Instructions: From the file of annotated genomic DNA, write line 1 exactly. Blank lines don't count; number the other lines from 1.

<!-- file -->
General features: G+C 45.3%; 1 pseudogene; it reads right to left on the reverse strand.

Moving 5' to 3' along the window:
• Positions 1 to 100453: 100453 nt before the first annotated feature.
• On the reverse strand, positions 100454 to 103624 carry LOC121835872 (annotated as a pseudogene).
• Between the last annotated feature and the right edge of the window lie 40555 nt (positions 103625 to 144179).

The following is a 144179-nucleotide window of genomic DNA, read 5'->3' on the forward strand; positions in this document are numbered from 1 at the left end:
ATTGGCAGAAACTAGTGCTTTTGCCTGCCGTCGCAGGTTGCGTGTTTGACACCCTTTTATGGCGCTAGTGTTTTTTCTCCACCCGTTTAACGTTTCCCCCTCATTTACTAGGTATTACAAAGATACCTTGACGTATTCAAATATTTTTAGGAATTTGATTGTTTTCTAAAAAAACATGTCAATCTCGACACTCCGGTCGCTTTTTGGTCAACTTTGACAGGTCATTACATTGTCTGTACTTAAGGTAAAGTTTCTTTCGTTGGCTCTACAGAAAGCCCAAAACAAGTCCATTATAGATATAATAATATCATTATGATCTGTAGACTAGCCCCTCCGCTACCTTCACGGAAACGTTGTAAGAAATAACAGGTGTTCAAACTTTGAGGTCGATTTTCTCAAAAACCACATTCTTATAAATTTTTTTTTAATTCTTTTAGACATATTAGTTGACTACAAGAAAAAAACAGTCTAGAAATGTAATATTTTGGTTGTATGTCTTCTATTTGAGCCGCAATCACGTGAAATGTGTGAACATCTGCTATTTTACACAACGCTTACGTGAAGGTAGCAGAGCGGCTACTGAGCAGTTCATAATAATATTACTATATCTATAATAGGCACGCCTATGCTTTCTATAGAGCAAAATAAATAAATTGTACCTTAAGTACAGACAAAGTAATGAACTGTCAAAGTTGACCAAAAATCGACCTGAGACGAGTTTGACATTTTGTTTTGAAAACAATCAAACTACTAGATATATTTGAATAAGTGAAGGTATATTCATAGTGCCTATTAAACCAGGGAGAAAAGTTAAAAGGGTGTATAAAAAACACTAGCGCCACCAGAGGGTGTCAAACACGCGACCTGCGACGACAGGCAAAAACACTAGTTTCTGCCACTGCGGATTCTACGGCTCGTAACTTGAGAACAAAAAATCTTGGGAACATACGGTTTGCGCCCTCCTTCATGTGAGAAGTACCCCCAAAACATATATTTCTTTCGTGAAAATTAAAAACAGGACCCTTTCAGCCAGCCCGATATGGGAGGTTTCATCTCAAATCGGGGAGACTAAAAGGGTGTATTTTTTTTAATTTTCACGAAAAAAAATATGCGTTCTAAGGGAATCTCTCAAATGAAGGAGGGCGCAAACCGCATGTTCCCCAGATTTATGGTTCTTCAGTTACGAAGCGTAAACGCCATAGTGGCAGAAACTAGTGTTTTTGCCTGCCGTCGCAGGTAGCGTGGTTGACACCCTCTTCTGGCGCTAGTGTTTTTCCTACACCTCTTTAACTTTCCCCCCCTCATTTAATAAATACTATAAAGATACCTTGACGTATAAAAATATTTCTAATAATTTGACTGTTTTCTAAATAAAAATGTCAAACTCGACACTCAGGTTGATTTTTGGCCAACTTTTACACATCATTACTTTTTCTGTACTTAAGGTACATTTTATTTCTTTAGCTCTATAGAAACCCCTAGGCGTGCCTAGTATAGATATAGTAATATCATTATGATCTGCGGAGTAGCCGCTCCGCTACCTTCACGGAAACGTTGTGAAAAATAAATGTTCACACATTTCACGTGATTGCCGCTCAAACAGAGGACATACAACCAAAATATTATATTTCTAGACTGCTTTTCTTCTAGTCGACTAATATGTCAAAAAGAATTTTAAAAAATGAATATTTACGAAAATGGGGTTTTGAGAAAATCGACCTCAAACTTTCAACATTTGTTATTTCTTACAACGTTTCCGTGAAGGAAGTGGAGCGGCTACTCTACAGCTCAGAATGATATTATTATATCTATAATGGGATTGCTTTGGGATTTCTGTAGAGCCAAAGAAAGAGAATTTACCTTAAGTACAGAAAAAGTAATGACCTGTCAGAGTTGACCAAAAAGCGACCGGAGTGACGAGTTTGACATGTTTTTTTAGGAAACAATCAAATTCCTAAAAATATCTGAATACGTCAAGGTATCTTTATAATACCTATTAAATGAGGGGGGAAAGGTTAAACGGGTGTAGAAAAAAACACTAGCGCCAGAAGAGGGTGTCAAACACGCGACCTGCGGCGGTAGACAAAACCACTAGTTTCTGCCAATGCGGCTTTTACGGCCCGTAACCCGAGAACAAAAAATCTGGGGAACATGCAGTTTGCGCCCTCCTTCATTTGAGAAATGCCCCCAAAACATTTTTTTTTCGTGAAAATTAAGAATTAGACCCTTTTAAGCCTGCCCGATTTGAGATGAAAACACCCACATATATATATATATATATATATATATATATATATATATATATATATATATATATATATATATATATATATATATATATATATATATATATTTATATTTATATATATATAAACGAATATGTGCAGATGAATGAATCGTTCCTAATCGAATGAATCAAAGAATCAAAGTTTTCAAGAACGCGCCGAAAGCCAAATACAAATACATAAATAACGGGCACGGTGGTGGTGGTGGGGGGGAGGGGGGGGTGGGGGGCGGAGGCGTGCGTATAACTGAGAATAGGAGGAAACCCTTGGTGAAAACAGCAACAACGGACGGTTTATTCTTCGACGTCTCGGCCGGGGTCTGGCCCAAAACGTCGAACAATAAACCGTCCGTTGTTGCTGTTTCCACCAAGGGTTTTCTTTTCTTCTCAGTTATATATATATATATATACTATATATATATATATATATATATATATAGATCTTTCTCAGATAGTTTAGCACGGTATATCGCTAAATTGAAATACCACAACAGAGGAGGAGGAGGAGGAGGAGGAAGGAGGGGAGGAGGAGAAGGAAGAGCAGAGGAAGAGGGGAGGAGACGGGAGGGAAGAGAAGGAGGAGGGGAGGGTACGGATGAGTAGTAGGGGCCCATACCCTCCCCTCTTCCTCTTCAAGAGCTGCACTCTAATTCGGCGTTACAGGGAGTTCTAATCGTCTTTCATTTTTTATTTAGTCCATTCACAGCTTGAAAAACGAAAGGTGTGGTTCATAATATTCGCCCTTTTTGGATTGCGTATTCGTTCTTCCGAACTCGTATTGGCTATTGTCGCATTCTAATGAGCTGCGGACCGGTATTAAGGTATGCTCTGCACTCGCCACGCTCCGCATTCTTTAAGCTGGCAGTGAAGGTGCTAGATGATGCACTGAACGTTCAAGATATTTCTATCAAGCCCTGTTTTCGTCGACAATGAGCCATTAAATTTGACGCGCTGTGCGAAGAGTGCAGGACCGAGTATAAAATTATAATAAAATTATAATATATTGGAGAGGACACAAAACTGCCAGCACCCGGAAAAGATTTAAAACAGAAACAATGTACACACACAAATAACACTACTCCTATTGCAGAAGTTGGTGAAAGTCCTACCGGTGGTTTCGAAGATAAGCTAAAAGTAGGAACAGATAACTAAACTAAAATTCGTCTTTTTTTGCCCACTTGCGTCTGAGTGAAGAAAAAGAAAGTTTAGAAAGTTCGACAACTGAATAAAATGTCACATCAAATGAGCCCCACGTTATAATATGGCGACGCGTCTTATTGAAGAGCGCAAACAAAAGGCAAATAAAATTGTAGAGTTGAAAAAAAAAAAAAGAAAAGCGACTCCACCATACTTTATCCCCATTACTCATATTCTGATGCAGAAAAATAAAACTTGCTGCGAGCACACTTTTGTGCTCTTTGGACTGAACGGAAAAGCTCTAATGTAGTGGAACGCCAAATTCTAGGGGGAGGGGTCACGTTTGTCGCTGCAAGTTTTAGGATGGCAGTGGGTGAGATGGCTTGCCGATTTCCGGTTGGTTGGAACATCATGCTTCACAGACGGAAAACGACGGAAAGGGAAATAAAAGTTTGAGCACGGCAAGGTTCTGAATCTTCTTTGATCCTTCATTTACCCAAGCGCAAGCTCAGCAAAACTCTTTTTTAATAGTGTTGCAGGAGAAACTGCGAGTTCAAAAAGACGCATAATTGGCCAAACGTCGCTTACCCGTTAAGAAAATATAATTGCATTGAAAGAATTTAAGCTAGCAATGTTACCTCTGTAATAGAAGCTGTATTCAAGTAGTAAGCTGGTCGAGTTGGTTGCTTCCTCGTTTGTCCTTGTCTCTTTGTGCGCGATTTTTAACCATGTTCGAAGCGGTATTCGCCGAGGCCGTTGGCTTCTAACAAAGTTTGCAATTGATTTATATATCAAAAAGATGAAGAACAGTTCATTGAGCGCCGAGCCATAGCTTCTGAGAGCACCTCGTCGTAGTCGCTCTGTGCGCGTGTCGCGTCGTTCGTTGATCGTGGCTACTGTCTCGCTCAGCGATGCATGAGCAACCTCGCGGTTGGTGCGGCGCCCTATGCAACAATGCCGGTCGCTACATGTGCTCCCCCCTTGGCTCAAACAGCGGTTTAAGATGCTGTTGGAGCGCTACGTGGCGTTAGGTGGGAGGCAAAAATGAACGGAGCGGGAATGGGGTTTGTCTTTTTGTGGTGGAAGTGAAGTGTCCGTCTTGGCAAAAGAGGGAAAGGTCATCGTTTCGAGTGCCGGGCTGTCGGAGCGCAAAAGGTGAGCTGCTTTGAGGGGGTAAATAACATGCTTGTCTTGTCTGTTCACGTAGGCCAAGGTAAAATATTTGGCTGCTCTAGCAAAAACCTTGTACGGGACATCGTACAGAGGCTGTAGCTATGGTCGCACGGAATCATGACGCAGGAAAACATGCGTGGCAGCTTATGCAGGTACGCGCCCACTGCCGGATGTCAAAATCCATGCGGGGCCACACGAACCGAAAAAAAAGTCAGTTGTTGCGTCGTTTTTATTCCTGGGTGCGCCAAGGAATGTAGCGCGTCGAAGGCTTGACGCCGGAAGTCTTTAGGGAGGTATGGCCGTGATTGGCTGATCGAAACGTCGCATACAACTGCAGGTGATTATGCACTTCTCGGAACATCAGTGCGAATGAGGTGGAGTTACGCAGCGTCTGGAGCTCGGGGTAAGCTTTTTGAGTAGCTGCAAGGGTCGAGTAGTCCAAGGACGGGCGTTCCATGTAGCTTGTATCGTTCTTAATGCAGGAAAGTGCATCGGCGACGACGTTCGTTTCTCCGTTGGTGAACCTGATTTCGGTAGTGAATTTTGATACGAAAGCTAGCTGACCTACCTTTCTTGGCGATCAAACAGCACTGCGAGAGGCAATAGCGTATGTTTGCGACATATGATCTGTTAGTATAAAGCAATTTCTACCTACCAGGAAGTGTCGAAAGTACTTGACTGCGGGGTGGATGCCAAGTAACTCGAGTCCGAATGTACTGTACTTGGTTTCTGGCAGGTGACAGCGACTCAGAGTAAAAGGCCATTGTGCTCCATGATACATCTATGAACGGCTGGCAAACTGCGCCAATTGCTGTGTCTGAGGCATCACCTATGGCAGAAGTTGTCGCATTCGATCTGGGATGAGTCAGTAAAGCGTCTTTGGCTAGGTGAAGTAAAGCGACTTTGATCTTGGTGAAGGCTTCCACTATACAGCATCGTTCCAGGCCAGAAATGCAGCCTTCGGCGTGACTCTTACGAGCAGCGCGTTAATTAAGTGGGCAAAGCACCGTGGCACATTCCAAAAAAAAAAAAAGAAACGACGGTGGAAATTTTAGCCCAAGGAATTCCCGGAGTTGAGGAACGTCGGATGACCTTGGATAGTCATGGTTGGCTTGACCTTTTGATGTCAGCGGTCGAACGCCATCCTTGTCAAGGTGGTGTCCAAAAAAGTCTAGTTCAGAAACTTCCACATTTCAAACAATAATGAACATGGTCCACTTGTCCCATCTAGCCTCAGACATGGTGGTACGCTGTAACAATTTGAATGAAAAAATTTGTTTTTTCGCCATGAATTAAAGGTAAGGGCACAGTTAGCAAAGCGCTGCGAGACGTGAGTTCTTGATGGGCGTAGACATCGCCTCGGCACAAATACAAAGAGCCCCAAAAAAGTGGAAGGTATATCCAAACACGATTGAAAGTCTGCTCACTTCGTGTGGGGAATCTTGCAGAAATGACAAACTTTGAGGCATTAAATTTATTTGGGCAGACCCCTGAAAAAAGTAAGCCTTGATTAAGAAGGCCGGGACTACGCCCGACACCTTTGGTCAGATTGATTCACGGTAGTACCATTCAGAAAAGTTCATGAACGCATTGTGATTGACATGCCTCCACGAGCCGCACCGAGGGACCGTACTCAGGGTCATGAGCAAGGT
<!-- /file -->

General features: G+C 45.3%; 1 pseudogene; it reads right to left on the reverse strand.